I wonder whether my genre is correct all the time. Also I hate the idea of being pigeonholed into only one genre. Sigh, so many ideas so little time.

Sarah Pearson said...

I think about this a lot. I'm only starting out so I'm lucky in that there are no expectations on me. My first was future-fiction, my second YA. The current one is a women's contemporary. I dread the day I have to decide :-)

Holly Ruggiero said...

I did a lot of nonfiction writing - and I loved it but I enjoy the fiction more. I like the element of "getting away" when I write or read.

Matthew MacNish said...

I've only written one book (which isn't even really done), and it isn't in my favorite genre to read, but it was the story that came to me, or through me, so it was the one I wrote.

Sounds like you're doing well, Diane. That's great!

Karen Lange said...

Great question, Diane. I was thinking along these lines the other day, and I really need to sit down and go over some of my goals. Been kind of restless and feeling non productive even though I've been busy. Treading water, I think. :) Thanks for the shove in the right direction!

welcome to my world of poetry said...

The first poem I wrote was when we had our dog put to sleep.......I had never written a poem before.Eight years passed then our first grandchild was born so out came the pen again. Then fate interveened, 10 days after Josh was born my mother passed away and then my husband 2 months later, my poems was therapy for me and have been for the past 13 years.
Yvonne.

Jemi Fraser said...

Sounds like you've found your perfect niche! I've been spending the last year or so trying to decide just that. I think I'm in the right place now, but only time will tell. :)

Susan Gourley/Kelley said...

I've actually considered this question. I love reading mysteries and thrillers but I've never tried to write in that genre.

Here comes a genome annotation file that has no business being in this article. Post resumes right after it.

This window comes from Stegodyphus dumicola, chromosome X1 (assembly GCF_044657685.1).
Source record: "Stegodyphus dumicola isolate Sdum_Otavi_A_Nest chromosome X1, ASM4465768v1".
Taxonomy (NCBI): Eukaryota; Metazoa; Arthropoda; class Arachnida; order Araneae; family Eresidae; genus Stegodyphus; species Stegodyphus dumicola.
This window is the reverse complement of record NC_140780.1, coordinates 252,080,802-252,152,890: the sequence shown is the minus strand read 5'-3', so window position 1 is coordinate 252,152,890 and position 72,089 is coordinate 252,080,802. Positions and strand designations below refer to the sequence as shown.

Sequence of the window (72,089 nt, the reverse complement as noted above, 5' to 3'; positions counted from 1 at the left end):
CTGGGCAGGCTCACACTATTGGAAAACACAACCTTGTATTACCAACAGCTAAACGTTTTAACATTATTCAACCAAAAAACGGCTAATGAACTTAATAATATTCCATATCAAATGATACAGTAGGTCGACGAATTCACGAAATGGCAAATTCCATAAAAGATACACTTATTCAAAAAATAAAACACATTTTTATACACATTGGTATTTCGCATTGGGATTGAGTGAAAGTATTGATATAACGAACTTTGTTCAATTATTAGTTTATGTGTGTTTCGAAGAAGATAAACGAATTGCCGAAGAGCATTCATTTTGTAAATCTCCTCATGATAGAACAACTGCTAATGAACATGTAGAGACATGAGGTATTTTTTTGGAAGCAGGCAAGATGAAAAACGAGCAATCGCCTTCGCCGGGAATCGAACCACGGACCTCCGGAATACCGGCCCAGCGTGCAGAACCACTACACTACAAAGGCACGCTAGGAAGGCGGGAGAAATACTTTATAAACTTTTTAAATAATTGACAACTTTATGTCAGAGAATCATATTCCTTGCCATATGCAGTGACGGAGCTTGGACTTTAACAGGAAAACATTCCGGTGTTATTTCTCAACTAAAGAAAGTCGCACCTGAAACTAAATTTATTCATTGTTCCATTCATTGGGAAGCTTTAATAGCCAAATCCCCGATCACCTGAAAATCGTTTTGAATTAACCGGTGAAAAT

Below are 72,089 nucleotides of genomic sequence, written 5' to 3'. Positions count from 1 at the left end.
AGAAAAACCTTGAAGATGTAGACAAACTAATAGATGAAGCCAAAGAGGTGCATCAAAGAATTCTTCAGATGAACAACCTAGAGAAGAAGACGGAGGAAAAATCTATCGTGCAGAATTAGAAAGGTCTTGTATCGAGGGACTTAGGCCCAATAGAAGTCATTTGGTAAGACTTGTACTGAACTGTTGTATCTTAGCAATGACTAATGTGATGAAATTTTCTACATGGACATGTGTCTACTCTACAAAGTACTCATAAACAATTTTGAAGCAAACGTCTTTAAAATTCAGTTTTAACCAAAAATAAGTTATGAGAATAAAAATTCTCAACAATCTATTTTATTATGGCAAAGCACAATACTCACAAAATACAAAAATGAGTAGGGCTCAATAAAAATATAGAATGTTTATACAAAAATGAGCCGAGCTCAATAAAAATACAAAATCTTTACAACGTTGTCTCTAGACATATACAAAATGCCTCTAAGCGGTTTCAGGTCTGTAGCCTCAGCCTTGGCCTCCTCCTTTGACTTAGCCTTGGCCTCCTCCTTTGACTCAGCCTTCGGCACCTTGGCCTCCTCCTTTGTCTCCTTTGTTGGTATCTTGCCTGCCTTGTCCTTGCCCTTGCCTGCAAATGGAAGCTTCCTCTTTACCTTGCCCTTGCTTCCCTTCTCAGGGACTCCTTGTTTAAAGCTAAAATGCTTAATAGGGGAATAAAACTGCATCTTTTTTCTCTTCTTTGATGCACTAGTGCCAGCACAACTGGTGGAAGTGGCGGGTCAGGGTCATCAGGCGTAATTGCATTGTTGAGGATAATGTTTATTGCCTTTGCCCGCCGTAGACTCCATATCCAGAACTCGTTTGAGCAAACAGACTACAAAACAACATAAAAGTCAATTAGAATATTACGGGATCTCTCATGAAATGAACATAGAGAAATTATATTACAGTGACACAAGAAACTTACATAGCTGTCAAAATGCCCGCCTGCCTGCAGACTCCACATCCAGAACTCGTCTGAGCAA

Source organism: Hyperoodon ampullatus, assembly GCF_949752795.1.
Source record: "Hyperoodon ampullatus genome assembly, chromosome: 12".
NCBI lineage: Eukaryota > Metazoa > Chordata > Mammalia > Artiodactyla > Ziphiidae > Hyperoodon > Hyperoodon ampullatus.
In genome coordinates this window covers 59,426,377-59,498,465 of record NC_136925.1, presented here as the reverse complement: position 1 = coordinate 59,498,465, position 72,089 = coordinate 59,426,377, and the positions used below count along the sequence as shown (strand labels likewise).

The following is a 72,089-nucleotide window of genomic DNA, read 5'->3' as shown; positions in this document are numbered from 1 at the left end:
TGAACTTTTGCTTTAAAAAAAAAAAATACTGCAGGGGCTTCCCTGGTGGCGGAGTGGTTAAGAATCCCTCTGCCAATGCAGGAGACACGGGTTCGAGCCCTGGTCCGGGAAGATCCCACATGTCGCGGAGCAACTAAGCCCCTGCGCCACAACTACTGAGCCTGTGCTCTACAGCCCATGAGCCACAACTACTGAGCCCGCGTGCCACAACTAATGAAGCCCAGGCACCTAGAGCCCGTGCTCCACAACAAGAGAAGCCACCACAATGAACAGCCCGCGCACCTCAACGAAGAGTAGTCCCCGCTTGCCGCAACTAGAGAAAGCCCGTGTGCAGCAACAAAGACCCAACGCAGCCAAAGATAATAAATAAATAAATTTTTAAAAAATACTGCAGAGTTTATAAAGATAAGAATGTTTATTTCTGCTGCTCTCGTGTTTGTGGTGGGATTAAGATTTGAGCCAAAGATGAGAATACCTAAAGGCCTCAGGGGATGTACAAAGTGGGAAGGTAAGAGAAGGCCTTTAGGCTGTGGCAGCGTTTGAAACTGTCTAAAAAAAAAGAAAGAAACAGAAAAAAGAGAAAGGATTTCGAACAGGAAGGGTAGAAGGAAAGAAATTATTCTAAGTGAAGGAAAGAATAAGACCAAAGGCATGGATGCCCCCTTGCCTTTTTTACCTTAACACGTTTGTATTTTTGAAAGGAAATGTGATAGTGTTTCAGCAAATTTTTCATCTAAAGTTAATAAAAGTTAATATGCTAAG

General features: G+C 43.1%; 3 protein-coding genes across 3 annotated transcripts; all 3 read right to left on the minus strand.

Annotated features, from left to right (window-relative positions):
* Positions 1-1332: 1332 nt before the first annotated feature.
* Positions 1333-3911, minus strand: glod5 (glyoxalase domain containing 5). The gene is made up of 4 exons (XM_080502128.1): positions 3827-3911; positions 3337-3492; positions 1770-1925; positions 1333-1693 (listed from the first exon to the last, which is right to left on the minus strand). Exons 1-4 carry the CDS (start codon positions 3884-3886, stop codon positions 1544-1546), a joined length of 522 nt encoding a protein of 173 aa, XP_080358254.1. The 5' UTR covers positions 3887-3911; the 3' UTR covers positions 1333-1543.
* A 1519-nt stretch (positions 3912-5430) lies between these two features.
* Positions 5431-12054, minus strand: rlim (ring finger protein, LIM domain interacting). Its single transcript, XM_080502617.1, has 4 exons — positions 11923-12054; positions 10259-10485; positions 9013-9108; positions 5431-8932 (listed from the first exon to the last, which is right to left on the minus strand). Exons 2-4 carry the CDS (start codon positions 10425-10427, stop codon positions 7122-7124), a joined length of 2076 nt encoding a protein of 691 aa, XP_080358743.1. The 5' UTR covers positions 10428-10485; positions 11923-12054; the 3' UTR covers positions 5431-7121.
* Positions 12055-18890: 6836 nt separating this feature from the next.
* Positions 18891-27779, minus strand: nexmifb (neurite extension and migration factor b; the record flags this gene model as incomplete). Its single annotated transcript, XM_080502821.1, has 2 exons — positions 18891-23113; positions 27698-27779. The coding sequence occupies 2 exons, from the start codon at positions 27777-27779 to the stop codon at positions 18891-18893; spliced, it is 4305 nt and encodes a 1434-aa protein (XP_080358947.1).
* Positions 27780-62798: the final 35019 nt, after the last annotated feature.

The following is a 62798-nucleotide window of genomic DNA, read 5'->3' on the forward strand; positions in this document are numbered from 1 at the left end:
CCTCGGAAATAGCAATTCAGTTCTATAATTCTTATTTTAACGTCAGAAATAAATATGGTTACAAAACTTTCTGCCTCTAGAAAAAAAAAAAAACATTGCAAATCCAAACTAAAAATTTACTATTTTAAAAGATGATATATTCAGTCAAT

My first love for reading has always been fantasy and that's what I write. But I often consider giving mysteries a try.

Nicki Elson said...

I think you make a good point - when you're in the right place, it feels right. Which is not to say it's easy, just right. It's very cool that you've found the place you're most happy. :)

Thanks for letting me now about that bad link at my blog today! I fixed it up and would've never known if you hadn't told me.

Trisha said...

I started writing when I was a kid...like, probably 4 or 5. First year high school, I wrote a short story that I saw more as a novel (so did the English teacher I was writing it for). Then later in high school I began my first (and only) high fantasy novel - it's still not finished. LOL. But since then I've written at least 7 novels. I haven't done a count in a while, need to go back & do so.

LD Masterson said...

I write what I like to read. I figure if I don't enjoy reading a certain genre, I'm not going to be very good at writing it.

Anne said...

Thanks for this! I definitely feel schizophrenic at times. I'm slowly releasing some of the corporate writing (which I've been doing for years), just finished my first non-fiction book and am slowly getting up the courage to put some time into writing my first novel.
Anne :)

DL Hammons said...

I've struggled with this more and more lately. Writing mysteries comes more naturally to me, but I always find myself drawn towards more thriller, horror, Stephen King - Dean Koontz material. For right now I'm sticking with the mysteries...but who knows. :)

p.m.terrell said...

Diane, this blog really hit home with me. I've written 13 books to date and I'm now working on my 14th. I've enjoyed writing each one, but during my 13th, I realized something had "clicked" and I was writing effortlessly. I think it had a lot to do with a specific character's personality and the additional layer of romance, which I hadn't used to such an extent in previous books. It definitely made a big difference in the writing.

L. Diane Wolfe said...

Sarah, maybe you won't have to.

Matthew, that's what happened with my YA series - it was just the story that hit.

DL, sounds like you have many options.

Hi Trish! I think that's what has hit me with the non-fiction. It's easier. (That and it sells better.)